Sunday, May 5, 2013

The Leafs Hybrid Approach to Beating the Bruins – Using Speed and Pugnacity

At one time or another in our lives, most likely during adolescence, we’ve all experienced what it’s like to be bullied. This bullying can range from simple teasing, a swirly in a nearby toilet or something more egregiously bad.

What amazes me about bullying is the strategy sometimes employed by parents in trying to curtail the bullying. The answer, in many cases is “If he hits you, stand up for yourself and hit him back – he’ll leave you alone after that”

This I never quite understood. In most cases (at least from what I have seen) the bully tends to be a significantly stronger or meaner kid than the one suffering the bullying. Which means if the smaller victim were to punch the larger aggressor in the nose the odds are he’s going to get walloped pretty hard back. Suffice to say we as a society need to institute better methods of addressing bullying, but since this is a hockey blog we’ll park the social commentary for now.

We all understood that physical intimidation and to a degree, on ice bullying, were going to play a role in the Leafs-Bruins series. For the past 3 or 4 years the bruins have been, in the opinion of many, the biggest, nastiest, meanest team in the NHL. This is born in large part from their roster containing both Zdeno Chara and Milian Lucic, who are able to do a bit of everything on the ice.

In game #1 the Leafs players attempted to punch the Bruins in the nose, metaphorically and a couple of times literally. The Bruins played a physical game and Leafs tried to match them, finishing every check and engaging in every possible post whistle scrum. In one instance Cody Franson abandoned his position as the lone remaining defender to throw a big hit, leading to a Boston goal.

With both Orr and McLaren in the lineup for game 1 Carlyle seemed determined to stand shoulder to shoulder with the Bruins and see if he could beat them at their game. Carlyle’s two prominent roughians finished with a combined 16 minutes of ice time, compared to their season average of 11.5. This is something the Bruins crave, because in the end few, if any teams, have a roster that can match the sheer size and physicality of the Bs. The possible exception would be either of the St. Louis Blues or Los Angela’s Kings.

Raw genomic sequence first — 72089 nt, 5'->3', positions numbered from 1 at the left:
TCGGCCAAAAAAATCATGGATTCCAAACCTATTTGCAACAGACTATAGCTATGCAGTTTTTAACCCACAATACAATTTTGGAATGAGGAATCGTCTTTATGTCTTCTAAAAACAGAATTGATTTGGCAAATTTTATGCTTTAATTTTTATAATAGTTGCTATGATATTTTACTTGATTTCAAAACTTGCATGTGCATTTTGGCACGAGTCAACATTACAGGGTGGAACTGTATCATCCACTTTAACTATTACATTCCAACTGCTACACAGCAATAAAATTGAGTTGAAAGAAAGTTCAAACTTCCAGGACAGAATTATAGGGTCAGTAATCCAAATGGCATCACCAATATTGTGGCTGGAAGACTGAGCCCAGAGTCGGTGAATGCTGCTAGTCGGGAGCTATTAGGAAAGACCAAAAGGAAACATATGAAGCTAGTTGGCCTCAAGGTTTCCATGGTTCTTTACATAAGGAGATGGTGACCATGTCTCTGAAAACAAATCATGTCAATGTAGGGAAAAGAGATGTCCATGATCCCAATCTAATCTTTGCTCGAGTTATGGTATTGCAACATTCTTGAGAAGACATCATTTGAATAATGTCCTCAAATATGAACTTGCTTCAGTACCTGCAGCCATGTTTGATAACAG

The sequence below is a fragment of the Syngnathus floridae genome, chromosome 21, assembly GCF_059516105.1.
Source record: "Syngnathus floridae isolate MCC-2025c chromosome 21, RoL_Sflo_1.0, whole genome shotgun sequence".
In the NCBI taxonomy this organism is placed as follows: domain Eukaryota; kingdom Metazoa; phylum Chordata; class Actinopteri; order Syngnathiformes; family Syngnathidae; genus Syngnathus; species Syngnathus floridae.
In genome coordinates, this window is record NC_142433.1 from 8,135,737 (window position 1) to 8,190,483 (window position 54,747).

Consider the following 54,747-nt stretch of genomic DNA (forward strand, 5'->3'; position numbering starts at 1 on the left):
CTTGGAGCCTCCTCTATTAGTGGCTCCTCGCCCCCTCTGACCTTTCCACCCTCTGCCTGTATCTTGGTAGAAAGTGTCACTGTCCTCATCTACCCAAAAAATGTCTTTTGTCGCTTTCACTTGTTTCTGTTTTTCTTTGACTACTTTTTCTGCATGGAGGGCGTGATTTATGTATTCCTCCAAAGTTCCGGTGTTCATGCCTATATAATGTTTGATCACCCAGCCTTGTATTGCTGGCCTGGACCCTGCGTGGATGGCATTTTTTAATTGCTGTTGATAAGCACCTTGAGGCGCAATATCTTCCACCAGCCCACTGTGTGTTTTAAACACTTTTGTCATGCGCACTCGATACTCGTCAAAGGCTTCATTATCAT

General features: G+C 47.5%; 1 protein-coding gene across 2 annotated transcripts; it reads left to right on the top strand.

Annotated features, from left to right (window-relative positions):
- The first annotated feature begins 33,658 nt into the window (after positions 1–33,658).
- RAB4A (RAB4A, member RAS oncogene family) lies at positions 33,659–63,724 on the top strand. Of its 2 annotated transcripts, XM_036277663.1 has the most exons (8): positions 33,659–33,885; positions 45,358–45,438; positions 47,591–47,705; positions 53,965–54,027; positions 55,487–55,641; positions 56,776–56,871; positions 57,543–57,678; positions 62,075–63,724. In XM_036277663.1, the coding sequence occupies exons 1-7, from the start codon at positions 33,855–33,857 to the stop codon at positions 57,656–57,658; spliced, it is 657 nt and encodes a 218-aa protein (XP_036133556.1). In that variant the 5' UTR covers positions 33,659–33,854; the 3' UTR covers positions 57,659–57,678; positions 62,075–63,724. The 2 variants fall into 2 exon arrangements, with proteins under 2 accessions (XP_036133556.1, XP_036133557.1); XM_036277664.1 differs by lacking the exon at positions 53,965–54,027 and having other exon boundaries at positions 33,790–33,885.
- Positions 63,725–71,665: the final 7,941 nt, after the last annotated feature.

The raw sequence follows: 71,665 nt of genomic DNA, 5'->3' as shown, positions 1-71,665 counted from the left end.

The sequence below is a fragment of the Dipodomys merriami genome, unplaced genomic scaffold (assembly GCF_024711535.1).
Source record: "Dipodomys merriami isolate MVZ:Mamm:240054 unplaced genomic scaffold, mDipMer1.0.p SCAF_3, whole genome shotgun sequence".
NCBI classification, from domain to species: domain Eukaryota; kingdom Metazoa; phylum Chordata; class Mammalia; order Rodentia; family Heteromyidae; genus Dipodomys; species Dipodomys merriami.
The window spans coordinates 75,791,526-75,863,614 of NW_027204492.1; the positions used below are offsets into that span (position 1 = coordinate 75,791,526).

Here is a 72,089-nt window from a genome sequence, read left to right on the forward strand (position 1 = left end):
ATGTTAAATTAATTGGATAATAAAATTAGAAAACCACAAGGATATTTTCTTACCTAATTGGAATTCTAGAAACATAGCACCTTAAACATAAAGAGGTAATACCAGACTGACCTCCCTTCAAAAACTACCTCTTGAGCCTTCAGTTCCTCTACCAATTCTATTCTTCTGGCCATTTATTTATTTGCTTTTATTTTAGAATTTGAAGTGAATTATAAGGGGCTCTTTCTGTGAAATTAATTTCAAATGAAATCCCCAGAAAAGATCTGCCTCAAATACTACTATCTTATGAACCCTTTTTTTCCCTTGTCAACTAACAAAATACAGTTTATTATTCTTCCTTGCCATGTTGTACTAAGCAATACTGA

In the 2011 Cup finals the Vancouver Canucks were able to have some success against Boston by staying disciplined and using their league best power play (24.4% in the regular season, 20.4% in the post season) to penalize the bruins for their feisty play. The Leafs by no means have the same level of elite power play but the strategy and template is one they seemed to employ in game #2.

The one asset the Leafs ultilized marverlously in game 2 was their forwards distinct speed advantage over Boston’s defense. A grouping of Chara, Seidenberg, McQuaid, Boychuk and Redden on the back end provides ample opportunity to expose their lack of quickness. It’s probably unfair to call Chara “slow” as he has one of the most unique skill sets in the league, combining size and puck handling in a way not seen since Pronger. Redden, while a smooth skater in his younger years is nearing the age of 36, and appears to be slowing somewhat. Their team is built splendidly to defend against the cycle and gain pucks along boards where their size is an asset. If the Leafs can continue to generate speed through the neutral zone and push the pace against the Bruins defense they’ll be able to score more goals off the rush.

Last night, we witnessed a Leafs team that was skating and pushing the play in the right direction. Both the JVR and Kessel goals were a direct result of team quickness and the inability of Boston to keep pace. The insertion of Jake Gardiner and Matt Frattin buoyed the overall team speed and seemed to create a more balanced attack. Throughout the evening Carlyle mixed and matched his lines numerous times in an effort to release Kessel from Chara's rather large shadow. Had the team dressed both tough guys again they may have been more limited in how much line shuffling could be done.

I don’t mean to say the Leafs weren’t a physical bunch in Game #2, because they certainly were. But it was the kind of toughness that we crave; fighting hard for loose pucks, battling in front of the opposition net, playing physical on defense along the boards. Near the end of the game Grabovksi finished a hard check on Milian Lucic that almost knocked the Vancouver native on his rear end. It was a fantastic moment to watch and was indicative of what I liked all game from the Leafs. Grabbo moving his feet, playing a fast brand of finesse hockey while still finishing his check when needed.

Colton Orr didn’t register a fight in game #2, but landed powerful body checks on Zdeno Chara and was an absolute load to manage in front of Tuukka Rask. That’s the kind of toughness a team can always use and I much preferred watching Colton contribute in that manner, than if he had fought Shawn Thornton for the umpteenth time.

If the Leafs can continue the trend of game #2, blending toughness with team speed and finesse, they could be poised for success in game #3. While the team is still an underdog in this series, they showed on Saturday night that there exists a formula for success against the Bruins, and it doesn’t necessarily have to involve Colton Orr punching anyone in the nose.

Go Leafs Go!

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